Moondust: In Search of the Men Who Fell to Earth

Category: Historical
Author: Andrew Smith
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by japhyr   2021-05-01
For anyone interested in the story of the astronauts who went to the moon, Moondust is a great read. In the early 2000s (if I remember right), the author traveled around the world to visit each of the living men who had set foot on the moon. He asks them about their experiences, both on the moon and in the time since the moon missions ended. Some of them treat him like any interviewer, but toward the end as they realize he has actually connected all of their stories once again, they share a bit more than what comes out in typical interviews.

It's a wonderful blending of life in the world at that time, the story of our collective quest to reach the moon, and the individual stories of humans who actually went there.


by japhyr   2019-07-19
> No one - not even NASA - realized the obvious at the time; the astronauts were never going to be human beings after their moon walks. They were going to be such and such who walked on the moon.

Some of this inability to foresee the impacts on the lives of these astronauts happened because going to the moon was so much bigger than anything that had been done before. But I wonder how much of the long-term impacts also stems from the fact that we stopped going any farther than a low earth orbit. At the time of Apollo, I think everyone assumed we would keep going to the moon, and soon go beyond the moon. I don't think anyone anticipated that there'd only be twelve moonwalkers as of 2019. If we going to the moon was as commonplace now as people anticipated in the late 60s and early 70s, Neil Armstrong's fame probably would have been a lot more bearable. We wouldn't have to constantly ask the same 12 people what it's like to stand on the moon.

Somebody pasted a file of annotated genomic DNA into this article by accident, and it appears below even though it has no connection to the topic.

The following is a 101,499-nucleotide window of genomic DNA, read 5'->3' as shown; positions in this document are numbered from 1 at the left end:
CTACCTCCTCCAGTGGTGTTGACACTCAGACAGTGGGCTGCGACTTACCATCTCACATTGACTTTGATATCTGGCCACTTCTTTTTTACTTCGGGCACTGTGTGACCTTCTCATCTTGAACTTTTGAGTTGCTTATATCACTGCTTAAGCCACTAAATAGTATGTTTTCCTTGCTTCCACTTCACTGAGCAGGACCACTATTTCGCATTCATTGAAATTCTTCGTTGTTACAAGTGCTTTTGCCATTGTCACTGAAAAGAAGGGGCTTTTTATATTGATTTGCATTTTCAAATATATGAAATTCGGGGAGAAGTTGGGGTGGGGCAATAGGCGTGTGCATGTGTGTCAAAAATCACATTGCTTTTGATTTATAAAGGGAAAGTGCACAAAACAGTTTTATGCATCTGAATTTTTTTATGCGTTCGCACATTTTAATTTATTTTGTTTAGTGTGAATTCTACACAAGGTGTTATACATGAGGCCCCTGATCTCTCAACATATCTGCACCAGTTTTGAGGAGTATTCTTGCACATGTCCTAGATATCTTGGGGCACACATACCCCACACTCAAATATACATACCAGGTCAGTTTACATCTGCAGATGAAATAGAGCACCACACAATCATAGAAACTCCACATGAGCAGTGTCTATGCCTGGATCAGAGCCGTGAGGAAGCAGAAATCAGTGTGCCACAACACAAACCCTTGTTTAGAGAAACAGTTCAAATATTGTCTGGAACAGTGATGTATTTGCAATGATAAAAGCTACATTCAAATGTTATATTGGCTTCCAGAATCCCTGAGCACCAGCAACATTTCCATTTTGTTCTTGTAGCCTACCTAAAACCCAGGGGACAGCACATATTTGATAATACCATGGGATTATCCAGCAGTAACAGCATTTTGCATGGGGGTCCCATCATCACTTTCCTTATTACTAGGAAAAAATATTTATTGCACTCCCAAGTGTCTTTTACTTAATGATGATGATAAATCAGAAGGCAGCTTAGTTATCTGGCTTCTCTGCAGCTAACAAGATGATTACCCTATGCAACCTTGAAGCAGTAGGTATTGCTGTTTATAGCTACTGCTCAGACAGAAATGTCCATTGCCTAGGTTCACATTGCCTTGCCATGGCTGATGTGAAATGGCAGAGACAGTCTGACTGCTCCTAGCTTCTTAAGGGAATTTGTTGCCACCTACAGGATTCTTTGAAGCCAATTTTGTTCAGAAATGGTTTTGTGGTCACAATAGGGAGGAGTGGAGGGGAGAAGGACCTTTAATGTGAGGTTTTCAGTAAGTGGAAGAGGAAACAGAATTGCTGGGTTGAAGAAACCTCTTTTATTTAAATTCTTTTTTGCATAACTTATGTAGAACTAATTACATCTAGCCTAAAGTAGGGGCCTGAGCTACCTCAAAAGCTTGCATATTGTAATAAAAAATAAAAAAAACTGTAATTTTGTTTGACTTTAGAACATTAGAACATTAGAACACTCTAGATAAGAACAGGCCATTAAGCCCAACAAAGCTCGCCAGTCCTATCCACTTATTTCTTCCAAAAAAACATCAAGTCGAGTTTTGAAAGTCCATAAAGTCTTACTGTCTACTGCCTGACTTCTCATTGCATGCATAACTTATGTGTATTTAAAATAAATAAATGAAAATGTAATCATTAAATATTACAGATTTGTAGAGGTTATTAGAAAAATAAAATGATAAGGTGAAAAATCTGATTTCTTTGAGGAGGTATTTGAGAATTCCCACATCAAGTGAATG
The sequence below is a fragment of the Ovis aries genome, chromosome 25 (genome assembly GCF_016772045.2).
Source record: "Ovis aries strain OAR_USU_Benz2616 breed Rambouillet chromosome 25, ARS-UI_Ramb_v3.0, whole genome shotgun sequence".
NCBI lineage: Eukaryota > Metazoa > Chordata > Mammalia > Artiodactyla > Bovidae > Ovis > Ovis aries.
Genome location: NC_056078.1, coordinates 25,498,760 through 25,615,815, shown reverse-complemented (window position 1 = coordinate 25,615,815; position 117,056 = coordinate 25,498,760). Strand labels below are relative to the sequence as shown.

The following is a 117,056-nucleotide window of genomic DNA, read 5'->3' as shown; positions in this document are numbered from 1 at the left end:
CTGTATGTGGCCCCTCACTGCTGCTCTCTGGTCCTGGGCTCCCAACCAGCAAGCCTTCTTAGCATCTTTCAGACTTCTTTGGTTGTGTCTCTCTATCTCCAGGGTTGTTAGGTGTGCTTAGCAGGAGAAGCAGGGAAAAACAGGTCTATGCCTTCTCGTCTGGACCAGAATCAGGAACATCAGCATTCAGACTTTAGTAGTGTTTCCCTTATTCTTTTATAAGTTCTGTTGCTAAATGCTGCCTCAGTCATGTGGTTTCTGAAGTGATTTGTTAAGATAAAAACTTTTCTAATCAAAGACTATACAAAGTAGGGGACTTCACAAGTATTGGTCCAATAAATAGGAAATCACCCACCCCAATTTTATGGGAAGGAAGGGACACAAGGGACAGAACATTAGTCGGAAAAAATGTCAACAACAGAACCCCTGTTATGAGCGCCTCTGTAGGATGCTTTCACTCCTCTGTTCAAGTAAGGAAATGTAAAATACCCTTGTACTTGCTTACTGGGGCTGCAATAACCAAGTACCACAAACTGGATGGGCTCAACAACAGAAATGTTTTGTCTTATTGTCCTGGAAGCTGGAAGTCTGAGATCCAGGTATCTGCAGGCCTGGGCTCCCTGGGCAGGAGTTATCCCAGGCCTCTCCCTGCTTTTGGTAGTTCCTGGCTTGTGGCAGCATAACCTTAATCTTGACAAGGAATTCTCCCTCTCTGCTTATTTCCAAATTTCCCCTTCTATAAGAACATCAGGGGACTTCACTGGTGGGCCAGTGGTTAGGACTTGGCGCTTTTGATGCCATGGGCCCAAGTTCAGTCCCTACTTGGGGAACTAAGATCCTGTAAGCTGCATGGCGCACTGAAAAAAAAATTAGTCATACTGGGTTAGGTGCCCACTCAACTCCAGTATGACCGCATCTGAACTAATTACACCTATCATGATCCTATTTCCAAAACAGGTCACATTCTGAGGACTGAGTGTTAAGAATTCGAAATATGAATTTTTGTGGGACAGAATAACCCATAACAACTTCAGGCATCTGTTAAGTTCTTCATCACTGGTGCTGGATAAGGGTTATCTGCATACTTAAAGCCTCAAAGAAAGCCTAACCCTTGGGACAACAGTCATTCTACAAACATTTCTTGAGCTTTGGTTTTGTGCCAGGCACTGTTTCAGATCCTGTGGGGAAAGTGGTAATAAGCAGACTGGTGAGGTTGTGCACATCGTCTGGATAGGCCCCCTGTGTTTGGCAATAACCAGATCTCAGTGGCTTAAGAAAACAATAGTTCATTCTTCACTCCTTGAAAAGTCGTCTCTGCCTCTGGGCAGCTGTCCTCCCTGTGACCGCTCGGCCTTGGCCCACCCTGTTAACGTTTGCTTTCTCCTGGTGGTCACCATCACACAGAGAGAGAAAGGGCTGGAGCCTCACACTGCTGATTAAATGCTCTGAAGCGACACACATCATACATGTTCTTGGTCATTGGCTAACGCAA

Have you read MoonDust? It's a book about exactly what you described, what it was like for these men to try and build a life on earth after having walked on the moon. It comes up in most threads about Apollo this summer, and it's a great read.